The feta makes it very savoury; if you prefer a milder taste, use ricotta instead.
This is my go-to pizza/flatbread dough recipe when I want a thick soft crust and I have time to let it rise. Sometimes I only leave it for 1/2 hour and it’s still just fine: I’ll prepare it first, put it somewhere warm while I prepare the other ingredients, and then get on with it. If it affected the result, I never noticed!
As shown below, you can freeze the dough when it’s ready, for future use. This is useful if you made more than you need, but it needs to thaw overnight, so it’s not really a time-saver. On the other hand, if you use baking powder instead of yeast, you have a thin-crust dough that’s ready to use immediately. In this case, make sure to spread it thinly.
Stumbling across a patch of poppies, a firework of red over a green or golden field, is the joy of my summer hikes. There is little danger of mistaking them for anything else. A few recipes:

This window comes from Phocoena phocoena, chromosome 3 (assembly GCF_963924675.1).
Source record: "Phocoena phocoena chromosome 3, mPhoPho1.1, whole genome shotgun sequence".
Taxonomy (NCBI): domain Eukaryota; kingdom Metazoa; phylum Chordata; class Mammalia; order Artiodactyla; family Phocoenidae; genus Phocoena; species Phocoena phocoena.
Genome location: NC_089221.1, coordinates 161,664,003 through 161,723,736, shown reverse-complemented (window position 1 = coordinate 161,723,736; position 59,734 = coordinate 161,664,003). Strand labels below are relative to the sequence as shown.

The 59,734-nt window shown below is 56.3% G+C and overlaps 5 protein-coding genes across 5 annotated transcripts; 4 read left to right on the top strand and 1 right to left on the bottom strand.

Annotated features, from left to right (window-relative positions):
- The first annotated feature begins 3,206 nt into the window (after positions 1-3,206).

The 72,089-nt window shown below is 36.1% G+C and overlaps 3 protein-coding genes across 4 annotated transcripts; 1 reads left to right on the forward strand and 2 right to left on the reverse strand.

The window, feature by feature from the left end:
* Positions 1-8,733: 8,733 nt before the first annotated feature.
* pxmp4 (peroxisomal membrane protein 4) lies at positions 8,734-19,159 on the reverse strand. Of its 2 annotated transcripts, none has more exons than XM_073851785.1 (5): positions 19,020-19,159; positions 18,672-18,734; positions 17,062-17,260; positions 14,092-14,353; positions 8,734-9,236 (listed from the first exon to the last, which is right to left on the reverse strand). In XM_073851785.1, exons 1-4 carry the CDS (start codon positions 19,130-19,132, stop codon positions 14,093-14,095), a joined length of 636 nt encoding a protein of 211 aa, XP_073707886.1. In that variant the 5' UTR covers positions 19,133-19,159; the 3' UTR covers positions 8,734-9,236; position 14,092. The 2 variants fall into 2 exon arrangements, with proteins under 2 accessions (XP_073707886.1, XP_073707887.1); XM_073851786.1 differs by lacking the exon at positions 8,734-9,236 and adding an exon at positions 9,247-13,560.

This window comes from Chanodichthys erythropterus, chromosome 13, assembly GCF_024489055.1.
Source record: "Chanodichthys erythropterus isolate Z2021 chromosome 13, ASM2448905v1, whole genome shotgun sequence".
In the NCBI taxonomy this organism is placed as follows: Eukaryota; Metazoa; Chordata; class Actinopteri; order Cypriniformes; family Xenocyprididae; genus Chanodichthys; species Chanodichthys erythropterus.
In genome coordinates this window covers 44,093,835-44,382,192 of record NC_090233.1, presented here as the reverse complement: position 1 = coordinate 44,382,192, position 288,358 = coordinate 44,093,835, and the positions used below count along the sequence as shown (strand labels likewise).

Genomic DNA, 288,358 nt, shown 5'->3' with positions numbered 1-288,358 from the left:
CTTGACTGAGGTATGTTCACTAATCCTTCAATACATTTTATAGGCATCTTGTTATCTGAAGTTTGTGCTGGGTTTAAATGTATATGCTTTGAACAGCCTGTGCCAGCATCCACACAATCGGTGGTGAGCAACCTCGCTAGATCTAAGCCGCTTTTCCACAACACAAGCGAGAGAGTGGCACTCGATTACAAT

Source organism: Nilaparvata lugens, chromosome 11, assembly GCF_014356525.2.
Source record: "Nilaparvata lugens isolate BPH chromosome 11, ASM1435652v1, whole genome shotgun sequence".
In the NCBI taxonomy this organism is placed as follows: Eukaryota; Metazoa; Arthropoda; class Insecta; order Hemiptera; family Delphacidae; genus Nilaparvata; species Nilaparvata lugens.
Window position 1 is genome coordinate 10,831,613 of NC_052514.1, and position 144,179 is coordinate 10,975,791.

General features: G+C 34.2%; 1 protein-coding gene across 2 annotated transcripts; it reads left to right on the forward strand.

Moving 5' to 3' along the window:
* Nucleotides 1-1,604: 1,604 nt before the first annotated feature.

I fell in love with foraging when I moved to the edge of the city, with fields and woods within a few minutes’ walk. Nature walks and learning the names of birds and plants had already changed my relationship to the living world around me; foraging introduced a whole new degree of intimacy, eating of the wilderness to make it part of the substance of my body. I started to experience seasonality directly (things grow when they grow), with the attendant acceptance and relinquishing of control, and also to acquire our ancestors’ instinct for where and when to find plants. There is also the wonder of the landscape changing constantly, of flavours not available in shops, and the relationship to place.